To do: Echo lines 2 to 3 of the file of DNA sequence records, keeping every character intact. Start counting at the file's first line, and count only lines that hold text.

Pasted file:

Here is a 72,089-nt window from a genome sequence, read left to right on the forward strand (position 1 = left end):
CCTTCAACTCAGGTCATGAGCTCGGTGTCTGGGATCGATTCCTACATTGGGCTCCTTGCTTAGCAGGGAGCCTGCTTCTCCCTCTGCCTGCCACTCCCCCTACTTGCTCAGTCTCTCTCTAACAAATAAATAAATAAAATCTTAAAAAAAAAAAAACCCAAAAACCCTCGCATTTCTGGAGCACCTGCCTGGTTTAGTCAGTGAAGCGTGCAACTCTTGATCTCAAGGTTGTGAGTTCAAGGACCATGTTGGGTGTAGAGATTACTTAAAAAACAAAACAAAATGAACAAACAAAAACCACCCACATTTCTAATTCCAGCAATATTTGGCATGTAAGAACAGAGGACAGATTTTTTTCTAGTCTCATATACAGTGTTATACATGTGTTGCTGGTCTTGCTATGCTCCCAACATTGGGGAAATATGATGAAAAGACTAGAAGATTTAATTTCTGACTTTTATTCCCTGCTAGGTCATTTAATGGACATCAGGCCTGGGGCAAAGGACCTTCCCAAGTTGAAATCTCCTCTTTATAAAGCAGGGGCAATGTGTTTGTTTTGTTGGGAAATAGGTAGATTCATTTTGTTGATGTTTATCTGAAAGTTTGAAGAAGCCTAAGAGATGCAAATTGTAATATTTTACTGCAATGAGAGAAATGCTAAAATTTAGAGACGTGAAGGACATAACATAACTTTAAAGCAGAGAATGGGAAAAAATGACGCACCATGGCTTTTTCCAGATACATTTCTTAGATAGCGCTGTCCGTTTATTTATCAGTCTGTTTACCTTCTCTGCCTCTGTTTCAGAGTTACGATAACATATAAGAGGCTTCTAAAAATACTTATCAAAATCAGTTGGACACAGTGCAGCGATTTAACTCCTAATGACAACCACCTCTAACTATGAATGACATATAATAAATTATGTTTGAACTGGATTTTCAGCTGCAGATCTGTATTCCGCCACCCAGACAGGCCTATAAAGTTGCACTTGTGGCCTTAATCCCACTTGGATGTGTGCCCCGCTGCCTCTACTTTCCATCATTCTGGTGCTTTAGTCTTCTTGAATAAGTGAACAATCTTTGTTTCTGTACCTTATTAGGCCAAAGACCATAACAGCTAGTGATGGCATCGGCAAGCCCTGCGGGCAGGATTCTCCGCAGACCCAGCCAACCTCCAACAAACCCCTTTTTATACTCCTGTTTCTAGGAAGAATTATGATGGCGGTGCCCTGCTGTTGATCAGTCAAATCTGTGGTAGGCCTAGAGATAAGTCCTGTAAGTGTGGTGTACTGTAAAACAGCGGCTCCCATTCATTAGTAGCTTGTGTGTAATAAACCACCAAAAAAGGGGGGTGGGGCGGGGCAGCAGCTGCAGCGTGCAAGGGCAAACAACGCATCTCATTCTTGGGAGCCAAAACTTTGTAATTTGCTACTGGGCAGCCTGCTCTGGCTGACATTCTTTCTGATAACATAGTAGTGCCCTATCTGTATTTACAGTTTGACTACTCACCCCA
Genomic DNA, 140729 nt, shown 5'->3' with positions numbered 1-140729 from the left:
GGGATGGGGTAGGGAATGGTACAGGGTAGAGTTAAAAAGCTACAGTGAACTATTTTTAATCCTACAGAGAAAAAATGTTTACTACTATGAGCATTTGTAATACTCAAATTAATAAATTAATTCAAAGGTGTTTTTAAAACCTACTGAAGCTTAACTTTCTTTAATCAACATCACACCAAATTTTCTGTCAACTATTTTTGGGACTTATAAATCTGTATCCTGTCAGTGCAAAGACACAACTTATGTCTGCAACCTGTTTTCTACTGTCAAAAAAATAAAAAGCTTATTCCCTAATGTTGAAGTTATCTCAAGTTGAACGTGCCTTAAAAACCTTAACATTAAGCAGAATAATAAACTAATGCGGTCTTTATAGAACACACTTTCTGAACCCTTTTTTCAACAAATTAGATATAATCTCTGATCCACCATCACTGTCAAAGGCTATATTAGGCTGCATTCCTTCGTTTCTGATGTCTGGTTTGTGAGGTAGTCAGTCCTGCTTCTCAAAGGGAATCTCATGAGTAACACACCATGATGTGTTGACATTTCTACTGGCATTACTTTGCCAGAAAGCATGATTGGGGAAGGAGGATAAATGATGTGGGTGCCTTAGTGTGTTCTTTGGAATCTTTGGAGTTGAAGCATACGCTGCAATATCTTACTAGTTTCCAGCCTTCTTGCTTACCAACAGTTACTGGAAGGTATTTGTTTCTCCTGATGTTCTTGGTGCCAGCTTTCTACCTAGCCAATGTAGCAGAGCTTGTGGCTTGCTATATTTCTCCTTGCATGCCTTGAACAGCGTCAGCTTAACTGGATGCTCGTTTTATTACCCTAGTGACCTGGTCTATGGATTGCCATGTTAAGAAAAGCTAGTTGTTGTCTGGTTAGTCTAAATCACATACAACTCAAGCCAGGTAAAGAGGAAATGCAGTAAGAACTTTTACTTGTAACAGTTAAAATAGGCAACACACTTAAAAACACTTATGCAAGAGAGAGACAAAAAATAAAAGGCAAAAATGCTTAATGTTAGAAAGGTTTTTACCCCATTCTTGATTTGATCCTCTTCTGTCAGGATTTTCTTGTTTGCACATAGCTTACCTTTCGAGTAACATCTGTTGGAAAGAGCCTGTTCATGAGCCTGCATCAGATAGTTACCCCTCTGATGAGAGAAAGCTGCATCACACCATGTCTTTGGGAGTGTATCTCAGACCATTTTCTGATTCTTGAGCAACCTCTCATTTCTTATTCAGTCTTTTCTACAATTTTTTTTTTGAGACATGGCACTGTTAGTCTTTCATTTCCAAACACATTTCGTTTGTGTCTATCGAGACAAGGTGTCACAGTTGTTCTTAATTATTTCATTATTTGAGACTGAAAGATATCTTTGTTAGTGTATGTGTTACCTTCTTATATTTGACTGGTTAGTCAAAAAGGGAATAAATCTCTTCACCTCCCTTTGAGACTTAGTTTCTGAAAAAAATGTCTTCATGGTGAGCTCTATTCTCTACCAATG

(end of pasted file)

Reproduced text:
CCTTCAACTCAGGTCATGAGCTCGGTGTCTGGGATCGATTCCTACATTGGGCTCCTTGCTTAGCAGGGAGCCTGCTTCTCCCTCTGCCTGCCACTCCCCCTACTTGCTCAGTCTCTCTCTAACAAATAAATAAATAAAATCTTAAAAAAAAAAAAACCCAAAAACCCTCGCATTTCTGGAGCACCTGCCTGGTTTAGTCAGTGAAGCGTGCAACTCTTGATCTCAAGGTTGTGAGTTCAAGGACCATGTTGGGTGTAGAGATTACTTAAAAAACAAAACAAAATGAACAAACAAAAACCACCCACATTTCTAATTCCAGCAATATTTGGCATGTAAGAACAGAGGACAGATTTTTTTCTAGTCTCATATACAGTGTTATACATGTGTTGCTGGTCTTGCTATGCTCCCAACATTGGGGAAATATGATGAAAAGACTAGAAGATTTAATTTCTGACTTTTATTCCCTGCTAGGTCATTTAATGGACATCAGGCCTGGGGCAAAGGACCTTCCCAAGTTGAAATCTCCTCTTTATAAAGCAGGGGCAATGTGTTTGTTTTGTTGGGAAATAGGTAGATTCATTTTGTTGATGTTTATCTGAAAGTTTGAAGAAGCCTAAGAGATGCAAATTGTAATATTTTACTGCAATGAGAGAAATGCTAAAATTTAGAGACGTGAAGGACATAACATAACTTTAAAGCAGAGAATGGGAAAAAATGACGCACCATGGCTTTTTCCAGATACATTTCTTAGATAGCGCTGTCCGTTTATTTATCAGTCTGTTTACCTTCTCTGCCTCTGTTTCAGAGTTACGATAACATATAAGAGGCTTCTAAAAATACTTATCAAAATCAGTTGGACACAGTGCAGCGATTTAACTCCTAATGACAACCACCTCTAACTATGAATGACATATAATAAATTATGTTTGAACTGGATTTTCAGCTGCAGATCTGTATTCCGCCACCCAGACAGGCCTATAAAGTTGCACTTGTGGCCTTAATCCCACTTGGATGTGTGCCCCGCTGCCTCTACTTTCCATCATTCTGGTGCTTTAGTCTTCTTGAATAAGTGAACAATCTTTGTTTCTGTACCTTATTAGGCCAAAGACCATAACAGCTAGTGATGGCATCGGCAAGCCCTGCGGGCAGGATTCTCCGCAGACCCAGCCAACCTCCAACAAACCCCTTTTTATACTCCTGTTTCTAGGAAGAATTATGATGGCGGTGCCCTGCTGTTGATCAGTCAAATCTGTGGTAGGCCTAGAGATAAGTCCTGTAAGTGTGGTGTACTGTAAAACAGCGGCTCCCATTCATTAGTAGCTTGTGTGTAATAAACCACCAAAAAAGGGGGGTGGGGCGGGGCAGCAGCTGCAGCGTGCAAGGGCAAACAACGCATCTCATTCTTGGGAGCCAAAACTTTGTAATTTGCTACTGGGCAGCCTGCTCTGGCTGACATTCTTTCTGATAACATAGTAGTGCCCTATCTGTATTTACAGTTTGACTACTCACCCCA
Genomic DNA, 140729 nt, shown 5'->3' with positions numbered 1-140729 from the left: